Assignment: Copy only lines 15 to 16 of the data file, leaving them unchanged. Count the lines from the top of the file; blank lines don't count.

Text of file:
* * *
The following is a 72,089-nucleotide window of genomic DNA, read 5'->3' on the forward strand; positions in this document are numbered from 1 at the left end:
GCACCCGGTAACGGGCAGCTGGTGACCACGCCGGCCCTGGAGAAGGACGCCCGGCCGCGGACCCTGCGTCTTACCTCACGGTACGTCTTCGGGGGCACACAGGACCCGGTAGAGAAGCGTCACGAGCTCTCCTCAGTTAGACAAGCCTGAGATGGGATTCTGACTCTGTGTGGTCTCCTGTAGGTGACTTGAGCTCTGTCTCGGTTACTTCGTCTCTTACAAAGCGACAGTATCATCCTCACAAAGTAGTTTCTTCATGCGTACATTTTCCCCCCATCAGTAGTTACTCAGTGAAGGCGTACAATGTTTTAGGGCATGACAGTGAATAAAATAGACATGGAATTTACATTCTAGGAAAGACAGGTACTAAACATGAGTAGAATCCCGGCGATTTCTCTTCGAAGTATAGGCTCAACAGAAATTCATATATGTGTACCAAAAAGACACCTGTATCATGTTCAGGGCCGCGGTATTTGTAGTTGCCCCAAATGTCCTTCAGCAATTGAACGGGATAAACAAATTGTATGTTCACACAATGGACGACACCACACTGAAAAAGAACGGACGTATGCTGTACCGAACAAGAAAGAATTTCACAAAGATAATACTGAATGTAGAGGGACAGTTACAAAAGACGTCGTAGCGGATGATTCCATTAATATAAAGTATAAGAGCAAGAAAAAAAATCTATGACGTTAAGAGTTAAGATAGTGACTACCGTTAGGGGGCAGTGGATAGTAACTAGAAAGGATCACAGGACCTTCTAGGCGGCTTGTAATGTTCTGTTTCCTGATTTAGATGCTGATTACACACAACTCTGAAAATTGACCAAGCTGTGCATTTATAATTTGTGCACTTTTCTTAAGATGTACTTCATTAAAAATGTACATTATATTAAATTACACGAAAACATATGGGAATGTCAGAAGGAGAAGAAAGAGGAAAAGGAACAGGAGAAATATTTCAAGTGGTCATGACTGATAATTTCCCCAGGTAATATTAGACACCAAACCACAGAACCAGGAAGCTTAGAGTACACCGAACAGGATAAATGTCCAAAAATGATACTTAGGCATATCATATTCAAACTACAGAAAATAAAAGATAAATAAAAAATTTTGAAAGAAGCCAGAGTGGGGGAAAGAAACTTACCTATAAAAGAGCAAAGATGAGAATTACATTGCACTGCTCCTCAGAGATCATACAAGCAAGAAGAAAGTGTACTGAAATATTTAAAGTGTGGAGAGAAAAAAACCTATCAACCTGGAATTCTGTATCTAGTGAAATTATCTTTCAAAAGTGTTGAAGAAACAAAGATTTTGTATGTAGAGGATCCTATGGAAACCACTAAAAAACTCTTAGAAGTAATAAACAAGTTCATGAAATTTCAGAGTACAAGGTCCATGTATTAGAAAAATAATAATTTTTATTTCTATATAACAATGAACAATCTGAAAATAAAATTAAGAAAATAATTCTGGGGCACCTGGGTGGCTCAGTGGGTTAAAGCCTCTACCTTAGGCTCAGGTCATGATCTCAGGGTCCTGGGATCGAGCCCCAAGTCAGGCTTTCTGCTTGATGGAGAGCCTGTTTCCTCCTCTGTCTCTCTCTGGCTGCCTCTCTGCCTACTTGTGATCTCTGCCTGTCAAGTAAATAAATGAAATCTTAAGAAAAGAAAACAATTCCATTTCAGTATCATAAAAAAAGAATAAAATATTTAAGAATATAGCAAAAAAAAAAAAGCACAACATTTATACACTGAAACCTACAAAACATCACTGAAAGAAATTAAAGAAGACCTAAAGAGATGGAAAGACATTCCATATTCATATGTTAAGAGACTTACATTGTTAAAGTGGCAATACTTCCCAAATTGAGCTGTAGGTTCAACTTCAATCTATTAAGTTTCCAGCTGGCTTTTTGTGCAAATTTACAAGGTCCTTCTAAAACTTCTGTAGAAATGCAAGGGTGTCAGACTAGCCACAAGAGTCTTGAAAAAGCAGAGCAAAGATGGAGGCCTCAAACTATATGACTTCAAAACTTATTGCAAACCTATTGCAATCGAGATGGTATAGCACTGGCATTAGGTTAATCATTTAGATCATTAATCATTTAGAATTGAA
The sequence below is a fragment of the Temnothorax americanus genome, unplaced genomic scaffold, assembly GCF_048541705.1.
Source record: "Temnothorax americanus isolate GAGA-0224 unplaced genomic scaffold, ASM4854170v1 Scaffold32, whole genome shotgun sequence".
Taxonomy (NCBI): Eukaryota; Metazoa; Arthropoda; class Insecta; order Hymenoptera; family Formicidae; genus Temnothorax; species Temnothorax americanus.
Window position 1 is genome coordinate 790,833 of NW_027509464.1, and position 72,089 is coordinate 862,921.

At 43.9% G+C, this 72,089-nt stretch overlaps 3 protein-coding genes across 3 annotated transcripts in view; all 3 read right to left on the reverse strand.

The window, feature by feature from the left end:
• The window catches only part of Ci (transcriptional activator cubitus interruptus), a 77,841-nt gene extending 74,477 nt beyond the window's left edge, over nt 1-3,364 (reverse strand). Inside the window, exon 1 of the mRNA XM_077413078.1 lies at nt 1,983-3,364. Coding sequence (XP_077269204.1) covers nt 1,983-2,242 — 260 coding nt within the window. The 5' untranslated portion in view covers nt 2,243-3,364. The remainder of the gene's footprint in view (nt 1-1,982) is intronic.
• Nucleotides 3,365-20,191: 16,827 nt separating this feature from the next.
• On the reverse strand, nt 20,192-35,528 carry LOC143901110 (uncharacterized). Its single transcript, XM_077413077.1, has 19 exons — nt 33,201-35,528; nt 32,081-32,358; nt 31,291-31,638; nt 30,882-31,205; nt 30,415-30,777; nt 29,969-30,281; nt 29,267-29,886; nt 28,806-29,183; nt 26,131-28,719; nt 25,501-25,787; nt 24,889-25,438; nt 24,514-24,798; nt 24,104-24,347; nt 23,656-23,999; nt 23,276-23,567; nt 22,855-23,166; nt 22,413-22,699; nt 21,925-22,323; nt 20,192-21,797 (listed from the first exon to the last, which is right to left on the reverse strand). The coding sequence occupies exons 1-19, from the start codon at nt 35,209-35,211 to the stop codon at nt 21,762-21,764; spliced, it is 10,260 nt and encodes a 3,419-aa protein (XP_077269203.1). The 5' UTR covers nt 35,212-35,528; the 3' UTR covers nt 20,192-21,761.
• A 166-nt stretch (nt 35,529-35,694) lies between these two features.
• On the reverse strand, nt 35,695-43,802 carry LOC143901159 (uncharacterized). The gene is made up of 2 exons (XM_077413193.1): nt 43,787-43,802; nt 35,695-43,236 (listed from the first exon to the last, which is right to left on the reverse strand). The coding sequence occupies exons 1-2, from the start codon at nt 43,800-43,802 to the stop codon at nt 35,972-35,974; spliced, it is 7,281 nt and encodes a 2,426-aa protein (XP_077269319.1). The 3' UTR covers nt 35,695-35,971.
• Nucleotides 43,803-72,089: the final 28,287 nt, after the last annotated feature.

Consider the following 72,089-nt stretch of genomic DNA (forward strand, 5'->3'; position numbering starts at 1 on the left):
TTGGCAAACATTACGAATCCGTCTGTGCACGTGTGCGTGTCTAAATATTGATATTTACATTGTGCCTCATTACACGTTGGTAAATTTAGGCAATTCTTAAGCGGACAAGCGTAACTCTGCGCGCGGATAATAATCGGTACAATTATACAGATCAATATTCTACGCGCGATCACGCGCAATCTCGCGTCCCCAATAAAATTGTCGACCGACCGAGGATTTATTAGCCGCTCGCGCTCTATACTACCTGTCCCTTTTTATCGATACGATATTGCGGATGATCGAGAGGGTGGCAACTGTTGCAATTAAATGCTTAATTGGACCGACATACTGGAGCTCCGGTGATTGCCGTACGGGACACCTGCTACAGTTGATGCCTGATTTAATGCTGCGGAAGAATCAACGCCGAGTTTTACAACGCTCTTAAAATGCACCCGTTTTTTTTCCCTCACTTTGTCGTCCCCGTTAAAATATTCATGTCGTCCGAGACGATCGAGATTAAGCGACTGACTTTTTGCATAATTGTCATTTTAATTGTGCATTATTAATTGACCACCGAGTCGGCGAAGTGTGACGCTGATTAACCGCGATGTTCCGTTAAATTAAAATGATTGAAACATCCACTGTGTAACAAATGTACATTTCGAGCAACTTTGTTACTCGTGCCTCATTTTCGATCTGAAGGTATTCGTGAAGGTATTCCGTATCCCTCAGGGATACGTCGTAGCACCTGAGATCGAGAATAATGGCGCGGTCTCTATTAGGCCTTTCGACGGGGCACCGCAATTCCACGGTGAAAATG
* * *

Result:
Consider the following 72,089-nt stretch of genomic DNA (forward strand, 5'->3'; position numbering starts at 1 on the left):
TTGGCAAACATTACGAATCCGTCTGTGCACGTGTGCGTGTCTAAATATTGATATTTACATTGTGCCTCATTACACGTTGGTAAATTTAGGCAATTCTTAAGCGGACAAGCGTAACTCTGCGCGCGGATAATAATCGGTACAATTATACAGATCAATATTCTACGCGCGATCACGCGCAATCTCGCGTCCCCAATAAAATTGTCGACCGACCGAGGATTTATTAGCCGCTCGCGCTCTATACTACCTGTCCCTTTTTATCGATACGATATTGCGGATGATCGAGAGGGTGGCAACTGTTGCAATTAAATGCTTAATTGGACCGACATACTGGAGCTCCGGTGATTGCCGTACGGGACACCTGCTACAGTTGATGCCTGATTTAATGCTGCGGAAGAATCAACGCCGAGTTTTACAACGCTCTTAAAATGCACCCGTTTTTTTTCCCTCACTTTGTCGTCCCCGTTAAAATATTCATGTCGTCCGAGACGATCGAGATTAAGCGACTGACTTTTTGCATAATTGTCATTTTAATTGTGCATTATTAATTGACCACCGAGTCGGCGAAGTGTGACGCTGATTAACCGCGATGTTCCGTTAAATTAAAATGATTGAAACATCCACTGTGTAACAAATGTACATTTCGAGCAACTTTGTTACTCGTGCCTCATTTTCGATCTGAAGGTATTCGTGAAGGTATTCCGTATCCCTCAGGGATACGTCGTAGCACCTGAGATCGAGAATAATGGCGCGGTCTCTATTAGGCCTTTCGACGGGGCACCGCAATTCCACGGTGAAAATG